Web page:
labour migration, climate change, territoriality, development, ethnic identities, state building, Himalayas, Nepal
Emily’s recent work focuses on transnational labour migration, climate change, state restructuring processes in the Himalaya region of Nepal, situated adjacent to the Tibetan Autonomous Region of China. She is currently exploring different streams of Nepal’s transnational labor migration from Lower Mustang, Nepal to India and New York City. She looks at how contemporary forms of migration, climate change, and infrastructural projects in high altitude mountain communities transform local livelihoods.
Emily also uses digital storytelling methods such as documentary filmmaking and digital photography to highlight issues of social justice and environmental change.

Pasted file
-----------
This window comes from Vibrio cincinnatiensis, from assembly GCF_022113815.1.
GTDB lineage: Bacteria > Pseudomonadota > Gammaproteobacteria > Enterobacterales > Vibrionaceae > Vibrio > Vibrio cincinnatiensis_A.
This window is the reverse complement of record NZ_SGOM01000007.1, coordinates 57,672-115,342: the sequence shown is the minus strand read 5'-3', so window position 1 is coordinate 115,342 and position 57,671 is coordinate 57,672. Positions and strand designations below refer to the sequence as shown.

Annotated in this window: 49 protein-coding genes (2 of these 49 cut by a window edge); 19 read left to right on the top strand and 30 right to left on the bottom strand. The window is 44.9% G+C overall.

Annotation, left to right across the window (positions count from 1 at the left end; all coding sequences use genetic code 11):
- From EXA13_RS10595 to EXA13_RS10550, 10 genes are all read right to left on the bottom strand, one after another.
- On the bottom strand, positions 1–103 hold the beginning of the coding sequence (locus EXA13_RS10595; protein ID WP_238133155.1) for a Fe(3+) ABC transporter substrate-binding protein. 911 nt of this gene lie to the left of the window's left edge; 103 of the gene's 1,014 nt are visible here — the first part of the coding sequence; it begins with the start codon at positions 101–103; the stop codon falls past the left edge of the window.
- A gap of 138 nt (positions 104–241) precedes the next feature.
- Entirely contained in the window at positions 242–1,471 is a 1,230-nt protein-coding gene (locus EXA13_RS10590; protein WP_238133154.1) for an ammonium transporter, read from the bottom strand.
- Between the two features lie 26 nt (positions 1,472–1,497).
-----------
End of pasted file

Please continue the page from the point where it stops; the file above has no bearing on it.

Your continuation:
Emily Amburgey is a Ph.D. student in Anthropology and part of the Liu Scholar Program and Public Scholars Initiative at UBC. Her work is situated at the intersection between international development and socio-cultural anthropology, and surrounds issues of development practice and discourse, ethnic identities, state formation processes, transnational labour migration, and climate change.
In addition to this, Emily is assisting Dr. Sara Shneiderman (Associate Professor in the Department of Anthropology and School of Public Policy & Global Affairs at UBC) with the SSHRC Partnership Development Grant, Expertise, Labour, and Mobility in Nepal’s Post-Conflict, Post-Disaster Reconstruction: Construction, Finance and Law as Domains of Social Transformation, a multi-disciplinary project addressing Nepal’s ongoing state restructuring and catastrophic earthquakes of 2015.
Emily earned a Research MSc. in International Development Studies from the University of Amsterdam, and a Bachelor of Arts in Anthropology at the University of California, Santa Cruz.